Social networking may represent an even more significant change, compacting our missives into blurbs that are sometimes directed to everyone and no one at the same time. Consider that the world’s major social networks (Facebook and MySpace based in the United States; Orkut in Brazil; CyWorld in Korea; Bebo in the UK, Mixi in Japan; Tencent in China; and others) collectively have nearly two billion users—nearly a third of the world’s population.
Mobile makes social networking even more compelling, as it enables us to share what we see and do in our daily lives in real time. Twitter’s meteoric rise has been inextricably linked to users’ ability to “tweet” from mobile devices, and it imposes an especially draconian compression of social expression, with posts limited to 140 characters. Meanwhile, the world’s largest social platform, Facebook, has introduced a “one-click” form of expression: the thumbs-up icon, otherwise known as the “Like” button. Yes, it’s compelling on the Web, but it’s more powerful still on the small screens of mobile devices. What better way for a brand to find a willing consumer than by linking back to someone who “likes” you? Companies are already creating new products and marketing them in a way that maximizes the value of their “likes” in social media.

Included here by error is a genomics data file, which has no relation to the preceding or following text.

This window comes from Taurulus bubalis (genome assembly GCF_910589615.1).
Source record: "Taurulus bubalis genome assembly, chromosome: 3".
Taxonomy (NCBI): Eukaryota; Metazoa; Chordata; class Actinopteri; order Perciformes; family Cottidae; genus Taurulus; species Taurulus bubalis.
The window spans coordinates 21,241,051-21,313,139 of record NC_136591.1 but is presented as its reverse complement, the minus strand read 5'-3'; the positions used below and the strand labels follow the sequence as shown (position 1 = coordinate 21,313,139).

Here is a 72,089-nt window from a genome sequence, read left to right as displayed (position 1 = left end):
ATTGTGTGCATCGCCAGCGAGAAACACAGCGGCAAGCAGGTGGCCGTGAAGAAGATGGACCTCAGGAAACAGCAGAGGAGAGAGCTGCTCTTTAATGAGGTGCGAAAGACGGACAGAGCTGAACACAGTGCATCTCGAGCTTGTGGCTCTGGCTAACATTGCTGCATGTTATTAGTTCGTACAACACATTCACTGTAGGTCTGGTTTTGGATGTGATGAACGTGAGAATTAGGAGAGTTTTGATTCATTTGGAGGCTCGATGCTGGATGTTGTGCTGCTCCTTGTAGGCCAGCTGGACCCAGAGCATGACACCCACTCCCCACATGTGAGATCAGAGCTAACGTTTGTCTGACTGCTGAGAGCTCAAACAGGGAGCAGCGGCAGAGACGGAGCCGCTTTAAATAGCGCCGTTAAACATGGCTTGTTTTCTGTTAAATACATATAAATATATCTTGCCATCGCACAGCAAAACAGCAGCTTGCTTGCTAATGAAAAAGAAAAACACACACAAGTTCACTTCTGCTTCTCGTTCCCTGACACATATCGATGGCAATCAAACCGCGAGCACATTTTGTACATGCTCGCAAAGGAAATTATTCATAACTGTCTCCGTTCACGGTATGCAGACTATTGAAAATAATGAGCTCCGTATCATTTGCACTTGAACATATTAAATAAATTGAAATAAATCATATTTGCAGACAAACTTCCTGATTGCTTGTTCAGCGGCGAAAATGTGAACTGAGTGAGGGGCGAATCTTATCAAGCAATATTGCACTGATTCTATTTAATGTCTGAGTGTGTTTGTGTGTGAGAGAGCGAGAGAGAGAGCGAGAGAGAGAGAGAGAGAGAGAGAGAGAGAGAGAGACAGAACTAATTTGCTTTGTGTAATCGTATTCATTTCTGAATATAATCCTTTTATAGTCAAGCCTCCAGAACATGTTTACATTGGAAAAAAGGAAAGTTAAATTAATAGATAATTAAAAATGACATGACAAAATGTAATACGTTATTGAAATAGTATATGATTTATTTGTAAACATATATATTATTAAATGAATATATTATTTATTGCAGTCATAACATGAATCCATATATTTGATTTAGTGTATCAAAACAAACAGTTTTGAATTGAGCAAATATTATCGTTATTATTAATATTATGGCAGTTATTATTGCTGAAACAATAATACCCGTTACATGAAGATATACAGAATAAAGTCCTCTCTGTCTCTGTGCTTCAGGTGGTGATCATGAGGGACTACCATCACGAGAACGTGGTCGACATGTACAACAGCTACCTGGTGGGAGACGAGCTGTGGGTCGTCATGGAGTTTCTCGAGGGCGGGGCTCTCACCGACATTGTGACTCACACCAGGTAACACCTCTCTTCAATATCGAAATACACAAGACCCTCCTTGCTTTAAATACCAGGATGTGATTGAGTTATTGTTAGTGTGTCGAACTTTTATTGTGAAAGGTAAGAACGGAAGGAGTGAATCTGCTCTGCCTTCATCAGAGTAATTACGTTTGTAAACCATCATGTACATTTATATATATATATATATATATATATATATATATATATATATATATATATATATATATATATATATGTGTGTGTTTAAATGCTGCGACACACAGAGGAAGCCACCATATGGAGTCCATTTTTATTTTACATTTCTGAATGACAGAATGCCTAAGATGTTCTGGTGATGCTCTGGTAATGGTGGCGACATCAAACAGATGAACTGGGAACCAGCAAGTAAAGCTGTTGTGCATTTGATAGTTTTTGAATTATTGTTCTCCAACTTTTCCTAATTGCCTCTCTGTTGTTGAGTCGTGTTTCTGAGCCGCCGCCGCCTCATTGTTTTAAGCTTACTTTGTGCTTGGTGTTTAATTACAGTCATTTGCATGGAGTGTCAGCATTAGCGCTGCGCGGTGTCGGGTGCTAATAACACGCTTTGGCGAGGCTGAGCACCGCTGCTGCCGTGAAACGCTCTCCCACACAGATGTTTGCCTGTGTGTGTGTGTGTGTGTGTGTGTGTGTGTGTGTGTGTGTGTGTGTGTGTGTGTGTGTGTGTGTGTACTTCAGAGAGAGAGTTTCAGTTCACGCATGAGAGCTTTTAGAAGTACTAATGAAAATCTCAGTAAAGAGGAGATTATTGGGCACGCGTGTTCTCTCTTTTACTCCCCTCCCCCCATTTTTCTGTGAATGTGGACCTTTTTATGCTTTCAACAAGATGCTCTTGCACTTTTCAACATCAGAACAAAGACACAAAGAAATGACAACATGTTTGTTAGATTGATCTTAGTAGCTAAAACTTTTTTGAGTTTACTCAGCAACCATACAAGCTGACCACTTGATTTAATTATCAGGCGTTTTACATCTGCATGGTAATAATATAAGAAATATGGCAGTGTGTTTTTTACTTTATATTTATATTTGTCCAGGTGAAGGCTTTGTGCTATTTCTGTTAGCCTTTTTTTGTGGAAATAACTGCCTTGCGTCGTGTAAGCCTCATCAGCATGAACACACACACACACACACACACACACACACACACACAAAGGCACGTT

The ability to record memory has played a crucial role in human existence since the dawn of our species. Long before the invention of the written word, humans used cave paintings and pictographs to store information that would benefit future generations. Writing—first on stone, then on papyrus, and, after Gutenberg, in print—became the ultimate storage medium. Now most of us can no longer remember our friends’ phone numbers, let alone any sequence more complex than 911.
Our mobiles remember more than just numbers for us. We’re outsourcing memory to our devices. Google Maps will “bookmark” places we’ve visited or intend to visit, remembering not only locations but also their context—like work, shopping, or friends’ houses. Combined with cloud-based storage on remote servers, mobility places in our pockets an infinite reach and infinite capacity for remembering. Some large corporations are stepping into radical new territory by relying on cloud-based servers to store all of their mobile applications and databases.
The outsourcing of memory also extends to the images we see, as we use camera phones to capture special moments and even to record our daily lives. According to a recent Pew Research Center report, 76 percent of Americans now take pictures with camera phones, up from 67 percent a year ago. About a third of Americans record video from their mobiles, up from less than 20 percent a year ago. Users are uploading video to YouTube at an average rate of 35 hours of footage a minute.